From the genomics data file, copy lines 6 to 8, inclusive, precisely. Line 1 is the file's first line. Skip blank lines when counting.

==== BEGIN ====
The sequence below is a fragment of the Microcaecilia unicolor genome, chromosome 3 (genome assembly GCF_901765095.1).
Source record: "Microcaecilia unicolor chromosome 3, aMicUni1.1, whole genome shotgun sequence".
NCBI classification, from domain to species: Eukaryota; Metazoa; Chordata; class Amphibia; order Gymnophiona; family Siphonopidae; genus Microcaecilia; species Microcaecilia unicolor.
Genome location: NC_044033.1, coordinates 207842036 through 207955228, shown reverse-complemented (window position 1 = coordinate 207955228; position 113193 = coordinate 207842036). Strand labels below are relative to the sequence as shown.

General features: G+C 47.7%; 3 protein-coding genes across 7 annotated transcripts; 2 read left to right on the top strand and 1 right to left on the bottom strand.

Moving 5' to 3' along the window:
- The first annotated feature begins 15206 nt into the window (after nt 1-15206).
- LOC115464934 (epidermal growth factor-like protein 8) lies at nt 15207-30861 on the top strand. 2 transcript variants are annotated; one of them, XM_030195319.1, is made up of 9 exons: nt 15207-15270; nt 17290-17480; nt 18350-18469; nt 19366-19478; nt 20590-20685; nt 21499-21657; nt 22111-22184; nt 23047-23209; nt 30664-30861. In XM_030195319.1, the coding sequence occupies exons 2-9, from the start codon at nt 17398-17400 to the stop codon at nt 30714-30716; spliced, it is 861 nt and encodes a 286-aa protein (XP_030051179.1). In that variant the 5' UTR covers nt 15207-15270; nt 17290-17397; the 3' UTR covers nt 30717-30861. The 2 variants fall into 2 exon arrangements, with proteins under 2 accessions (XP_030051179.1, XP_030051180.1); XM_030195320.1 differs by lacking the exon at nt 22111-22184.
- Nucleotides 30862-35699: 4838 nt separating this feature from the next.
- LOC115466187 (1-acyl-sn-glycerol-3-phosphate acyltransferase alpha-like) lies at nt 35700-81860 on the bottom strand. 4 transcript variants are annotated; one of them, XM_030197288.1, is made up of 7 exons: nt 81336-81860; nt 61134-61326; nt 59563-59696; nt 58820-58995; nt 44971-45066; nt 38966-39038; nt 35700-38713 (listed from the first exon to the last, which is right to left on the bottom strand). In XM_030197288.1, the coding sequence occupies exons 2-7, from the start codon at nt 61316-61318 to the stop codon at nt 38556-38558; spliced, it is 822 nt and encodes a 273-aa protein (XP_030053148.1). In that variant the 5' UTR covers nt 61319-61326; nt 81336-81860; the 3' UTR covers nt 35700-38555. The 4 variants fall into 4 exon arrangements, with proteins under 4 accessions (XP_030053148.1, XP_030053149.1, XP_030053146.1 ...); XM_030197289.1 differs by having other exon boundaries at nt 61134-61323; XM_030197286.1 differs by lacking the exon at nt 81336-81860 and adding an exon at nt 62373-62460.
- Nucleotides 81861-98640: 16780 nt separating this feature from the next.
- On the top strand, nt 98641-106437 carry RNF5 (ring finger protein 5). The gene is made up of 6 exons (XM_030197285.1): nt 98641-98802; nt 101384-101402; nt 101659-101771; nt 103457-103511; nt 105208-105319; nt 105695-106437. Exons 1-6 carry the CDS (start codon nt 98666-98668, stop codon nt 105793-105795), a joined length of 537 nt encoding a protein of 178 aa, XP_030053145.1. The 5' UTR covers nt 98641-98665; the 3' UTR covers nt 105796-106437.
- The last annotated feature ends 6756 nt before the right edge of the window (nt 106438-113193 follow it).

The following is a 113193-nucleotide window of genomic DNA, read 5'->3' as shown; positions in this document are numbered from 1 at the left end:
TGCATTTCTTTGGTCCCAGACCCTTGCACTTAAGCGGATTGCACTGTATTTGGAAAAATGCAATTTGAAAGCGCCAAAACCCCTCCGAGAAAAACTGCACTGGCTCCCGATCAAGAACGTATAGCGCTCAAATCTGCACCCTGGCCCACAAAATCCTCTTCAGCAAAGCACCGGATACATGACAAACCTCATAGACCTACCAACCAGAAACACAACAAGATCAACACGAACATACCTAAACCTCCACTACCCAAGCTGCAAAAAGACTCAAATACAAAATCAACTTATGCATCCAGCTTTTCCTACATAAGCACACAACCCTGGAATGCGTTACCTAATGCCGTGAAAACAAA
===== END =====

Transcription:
Moving 5' to 3' along the window:
- The first annotated feature begins 15206 nt into the window (after nt 1-15206).
- LOC115464934 (epidermal growth factor-like protein 8) lies at nt 15207-30861 on the top strand. 2 transcript variants are annotated; one of them, XM_030195319.1, is made up of 9 exons: nt 15207-15270; nt 17290-17480; nt 18350-18469; nt 19366-19478; nt 20590-20685; nt 21499-21657; nt 22111-22184; nt 23047-23209; nt 30664-30861. In XM_030195319.1, the coding sequence occupies exons 2-9, from the start codon at nt 17398-17400 to the stop codon at nt 30714-30716; spliced, it is 861 nt and encodes a 286-aa protein (XP_030051179.1). In that variant the 5' UTR covers nt 15207-15270; nt 17290-17397; the 3' UTR covers nt 30717-30861. The 2 variants fall into 2 exon arrangements, with proteins under 2 accessions (XP_030051179.1, XP_030051180.1); XM_030195320.1 differs by lacking the exon at nt 22111-22184.